Enter your mobile number below and we'll send you a link to download the free Kindle App. Then you can start reading Kindle books on your smartphone, tablet, or computer - no Kindle device required.
Getting the download link through email is temporarily not available. Please check back later.
To get the free app, enter your mobile phone number.
Seventy-Eight Degrees of Wisdom: A Book of Tarot Paperback – September 1, 2007
The Amazon Book Review
Author interviews, book reviews, editors picks, and more. Read it now
Frequently Bought Together
Customers Who Bought This Item Also Bought
About the Author
Top Customer Reviews
Although I wouldn't normally recommend this book for the Tarot beginner, I'd recommend it highly to serious students of Tarot wanting to know more about the many different meanings of Tarot cards. Some beginners might find Pollack's usages of the definitions of cards to be more than the superficial ones.
Going far beyond the "This one covers you" school, Pollack gives many different ways to interpret the meanings of Tarot cards, both from a spiritual viewpoint ("What does this card mean to you?") and a metaphysical viewpoint ("What does this card mean to the person you're reading for?"). It also allows for meditation and self-study of Tarot cards.
Although set up like a standard Tarot book, with chapters covering the Major Arcana, the Minor Arcana, and some readings, (including a sample reading or two) Pollack's definitions of the cards goes far beyond the ordinary superficial "Death means something in your life is going through a major change - you are about to stop one thing and start doing another." Each card has a picture - many from the Rider-Waite deck that most Tarot card readers start with, but some from other decks that you may not have seen. Each card has numerous definitions - and even some examples of what that card might mean when in certain placements in a Tarot card reading, both regular and reversed.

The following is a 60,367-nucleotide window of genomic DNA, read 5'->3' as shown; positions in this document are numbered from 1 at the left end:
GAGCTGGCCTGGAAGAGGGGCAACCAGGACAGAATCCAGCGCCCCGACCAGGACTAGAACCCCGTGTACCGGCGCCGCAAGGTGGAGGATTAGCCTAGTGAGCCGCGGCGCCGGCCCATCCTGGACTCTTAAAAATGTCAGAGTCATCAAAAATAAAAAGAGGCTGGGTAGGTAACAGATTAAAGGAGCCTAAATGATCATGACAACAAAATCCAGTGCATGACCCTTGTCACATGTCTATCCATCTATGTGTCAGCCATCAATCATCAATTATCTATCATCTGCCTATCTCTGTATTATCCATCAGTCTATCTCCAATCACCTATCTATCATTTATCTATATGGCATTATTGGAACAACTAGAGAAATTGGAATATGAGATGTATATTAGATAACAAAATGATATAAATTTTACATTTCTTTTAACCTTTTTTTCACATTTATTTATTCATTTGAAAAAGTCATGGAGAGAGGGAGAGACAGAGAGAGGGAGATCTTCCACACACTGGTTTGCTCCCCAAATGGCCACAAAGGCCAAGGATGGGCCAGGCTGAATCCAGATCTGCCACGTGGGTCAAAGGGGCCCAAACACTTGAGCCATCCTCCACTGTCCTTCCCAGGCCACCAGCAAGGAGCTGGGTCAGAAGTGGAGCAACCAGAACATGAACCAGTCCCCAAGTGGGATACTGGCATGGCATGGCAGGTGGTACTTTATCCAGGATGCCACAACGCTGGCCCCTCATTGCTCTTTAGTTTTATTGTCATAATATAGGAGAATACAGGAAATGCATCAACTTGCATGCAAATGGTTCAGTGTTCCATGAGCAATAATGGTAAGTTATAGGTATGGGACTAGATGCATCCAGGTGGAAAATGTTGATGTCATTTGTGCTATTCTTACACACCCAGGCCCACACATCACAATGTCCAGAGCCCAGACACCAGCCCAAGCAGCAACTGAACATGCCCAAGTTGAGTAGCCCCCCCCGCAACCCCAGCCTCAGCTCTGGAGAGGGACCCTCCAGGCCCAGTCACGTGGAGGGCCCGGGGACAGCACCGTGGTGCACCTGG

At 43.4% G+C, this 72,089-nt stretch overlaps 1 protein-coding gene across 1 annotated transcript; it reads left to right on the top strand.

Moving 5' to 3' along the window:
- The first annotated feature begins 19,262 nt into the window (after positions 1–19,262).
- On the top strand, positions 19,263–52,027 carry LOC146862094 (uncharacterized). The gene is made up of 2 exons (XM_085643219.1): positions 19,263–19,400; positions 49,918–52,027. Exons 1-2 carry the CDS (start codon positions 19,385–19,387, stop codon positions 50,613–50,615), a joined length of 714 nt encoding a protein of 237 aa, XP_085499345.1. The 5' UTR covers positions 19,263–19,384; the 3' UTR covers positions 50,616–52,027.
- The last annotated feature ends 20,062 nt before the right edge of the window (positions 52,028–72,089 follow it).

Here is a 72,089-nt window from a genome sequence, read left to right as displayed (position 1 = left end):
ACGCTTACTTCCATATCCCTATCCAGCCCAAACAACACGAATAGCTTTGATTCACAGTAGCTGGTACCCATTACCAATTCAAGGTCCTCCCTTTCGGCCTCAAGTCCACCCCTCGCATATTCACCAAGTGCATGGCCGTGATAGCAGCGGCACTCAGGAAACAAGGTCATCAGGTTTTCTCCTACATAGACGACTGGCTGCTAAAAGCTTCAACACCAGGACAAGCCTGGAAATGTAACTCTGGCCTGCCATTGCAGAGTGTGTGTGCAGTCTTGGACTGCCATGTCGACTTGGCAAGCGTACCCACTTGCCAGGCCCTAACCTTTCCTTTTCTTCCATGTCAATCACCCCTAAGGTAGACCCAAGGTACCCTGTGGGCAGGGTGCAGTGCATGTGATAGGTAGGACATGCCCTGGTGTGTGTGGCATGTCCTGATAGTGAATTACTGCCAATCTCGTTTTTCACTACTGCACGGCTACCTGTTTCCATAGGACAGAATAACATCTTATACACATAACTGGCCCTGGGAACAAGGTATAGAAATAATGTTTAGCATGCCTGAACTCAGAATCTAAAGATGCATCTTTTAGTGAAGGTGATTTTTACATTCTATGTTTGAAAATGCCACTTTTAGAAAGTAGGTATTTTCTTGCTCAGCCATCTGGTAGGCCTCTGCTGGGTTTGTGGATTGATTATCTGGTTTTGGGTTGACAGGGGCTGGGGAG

I've no other books in my Tarot library that are more heavily thumbed than my old copies of the two "78 Degrees" books, and I was very glad that Pollack has found a publisher willing to not only reprint them, but allow her to revise them and include both books in one volume. Highly recommended for serious students of Tarot.
Pollack writes insightfully and intelligently, including longer passages for each of the cards of the Major Arcana. She includes reversed meanings and encourages shuffling the deck so as to ensure some cards fall upside down for a reading. She provides two examples for each card, one from A. E. Waite's deck illustrated by Pamela Coleman and the other from various other decks. Pollack notes that when she first wrote her book no one compared the different pictorial representations of various decks. She includes points of agreement and disagreement with interpretations from Waite's "The Pictorial Key to the Tarot", Aleister Crowley's "The Book of Thoth" and other works.